Monday, October 29, 2012

in autumn





The leaves felt like they changed color late this year, but once they did, if you blinked you'd miss all that grandness.

The stream to the pond finally started flowing again after a couple good rains to make up for a hot, dry summer. Three months with a dry pond. Oh how we missed that water. Such beauty and life returned the day the pond filled back up!

The chickens (or "bok boks" as baby likes to say), are all doing well, and growing lovely new feathers as they come through their annual molt. We haven't had any additional losses either, but we have them mostly confined to the (large) outdoor run attached to the barn. We're looking into some portable electric fencing as a possible way to allow more free-ranging again. I'm not completely convinced that will deter the fox, though. Anyone have luck with poultry fencing?

Our Sussex has been semi-broody for a couple weeks. I intended to let her sit on a clutch of eggs, but she seems a bit confused as to what to do exactly. One night she's in the top right nest box where the eggs are, and the next night she's in the top left. Oftentimes she sits near the eggs, but they don't actually seem to be under her. And she can't resist leaving them often in favor of enjoying a snack with the other hens. I told her that's perfectly okay - much of the time I have no idea if I'm mothering the right way either! 

We're tossing around the idea of breeding our two girly goats (also known as "ba bas" in baby talk) to the neighbor's buck. It's a big decision and one we need to make very soon!

All the garlic has been planted out! A couple old favorites: Sicilian Silverskin and Siberian Purple Stripe. Along with some new varieties: Russian Red, French Rose, German White, and Inchelium.

The cold frame is continuing to provide us with some nice fresh greens, and I'm starting a new row of lettuce soon.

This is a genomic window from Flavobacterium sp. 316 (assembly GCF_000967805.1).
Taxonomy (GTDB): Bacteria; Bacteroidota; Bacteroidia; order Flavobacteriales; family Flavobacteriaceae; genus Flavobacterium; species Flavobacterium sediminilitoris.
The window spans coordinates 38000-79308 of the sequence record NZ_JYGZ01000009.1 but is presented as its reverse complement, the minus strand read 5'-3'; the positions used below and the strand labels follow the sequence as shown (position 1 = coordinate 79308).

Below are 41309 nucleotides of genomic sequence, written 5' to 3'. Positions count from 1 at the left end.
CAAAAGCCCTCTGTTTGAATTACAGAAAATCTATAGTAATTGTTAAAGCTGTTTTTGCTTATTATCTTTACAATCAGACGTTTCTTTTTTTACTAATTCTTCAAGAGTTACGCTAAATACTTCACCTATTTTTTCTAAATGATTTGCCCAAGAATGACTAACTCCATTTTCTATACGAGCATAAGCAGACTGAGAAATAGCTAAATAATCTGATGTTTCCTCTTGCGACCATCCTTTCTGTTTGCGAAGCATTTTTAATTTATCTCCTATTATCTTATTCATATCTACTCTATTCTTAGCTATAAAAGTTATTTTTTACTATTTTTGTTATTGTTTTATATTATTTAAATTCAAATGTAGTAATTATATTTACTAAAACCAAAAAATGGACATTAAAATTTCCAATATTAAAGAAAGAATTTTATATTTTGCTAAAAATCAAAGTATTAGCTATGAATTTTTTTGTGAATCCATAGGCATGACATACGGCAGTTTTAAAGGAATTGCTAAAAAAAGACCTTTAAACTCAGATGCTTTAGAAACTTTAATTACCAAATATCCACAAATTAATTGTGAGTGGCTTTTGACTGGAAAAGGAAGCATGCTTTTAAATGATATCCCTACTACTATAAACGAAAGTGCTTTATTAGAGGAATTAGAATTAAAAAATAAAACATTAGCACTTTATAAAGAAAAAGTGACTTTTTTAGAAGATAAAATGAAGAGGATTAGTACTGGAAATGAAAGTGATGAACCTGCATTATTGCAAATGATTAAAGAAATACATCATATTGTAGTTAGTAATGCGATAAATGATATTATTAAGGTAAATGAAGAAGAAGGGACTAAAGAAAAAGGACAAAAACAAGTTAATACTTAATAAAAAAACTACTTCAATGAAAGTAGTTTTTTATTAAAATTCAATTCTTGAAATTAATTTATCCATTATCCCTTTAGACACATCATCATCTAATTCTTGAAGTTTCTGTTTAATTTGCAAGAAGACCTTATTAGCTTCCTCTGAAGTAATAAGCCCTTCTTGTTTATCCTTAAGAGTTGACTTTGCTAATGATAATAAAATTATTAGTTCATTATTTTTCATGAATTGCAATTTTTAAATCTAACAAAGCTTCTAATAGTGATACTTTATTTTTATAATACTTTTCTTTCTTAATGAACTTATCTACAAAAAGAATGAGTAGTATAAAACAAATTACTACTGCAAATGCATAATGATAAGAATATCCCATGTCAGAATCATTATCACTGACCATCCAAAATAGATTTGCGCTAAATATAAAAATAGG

These Autumn days are very good, indeed. 

Thursday, October 25, 2012

room to grow

Our October started out so cold that I really couldn't knit these baby longies fast enough! I'm a slow and distracted knitter, but here they are, finished just in time for the first real snowfall of the season.


My baby isn't technically a baby anymore, but I just can't help still calling her that (won't they always be our babies, after all?). She's growing so fast now in every way that I find myself feeling the moments slipping through my fingers while I struggle to grasp them a bit longer. Much like the stitches while knitting, no sooner do I complete one, than does it slide off the needle and another one takes its place. Connections are woven. The garment speeds toward completion. The casting off a bittersweet end. 
 

I thought much about these things as I worked on this pair of longies, making sure I added that extra inch to allow baby room to grow. Isn't it something that kids give us so much opportunity to grow along with them? They are more adept at it for sure, but if we let them, they will show us what a gift it is to never stagnate. To keep going even through the growing pains. It doesn't stop me sometimes wishing, though, that time would just slow down already


(Here you can see I had one of these moments, where I let the baby play with the ball of yarn to buy myself some time so I could finish just one more row. Then, I spent double that time untangling the baby and mess of yarn. Hrmn.)


Now onto some much needed mittens and a new hat

Thursday, October 18, 2012

the best chicken salad

The oven is back in use after a summer's rest, which means plenty of leftovers from a hearty dinner the night before. When I roast a whole chicken, one of my favorite ways to use up the leftover meat is to make chicken salad. I take my time to procure every morsel of meat off the roasted bird, including the back meat, which is so tender, but often passed over. I've tried many versions of chicken salad, and finally have a recipe that I'm completely happy with! This one is adapted from Jan Karon's Mitford Cookbook & Kitchen Reader.


Chicken Salad
~makes about 4 servings

Ingredients:
2 Cups roasted chicken, chopped
1/4 Cup diced pickles
1/4 Cup diced celery, including the leafy tops
2-3 green onions, finely diced
1/4 Cup homemade mayonnaise
1/4 Cup sour cream
1 Tablespoon freshly squeezed lemon juice
salt and pepper to taste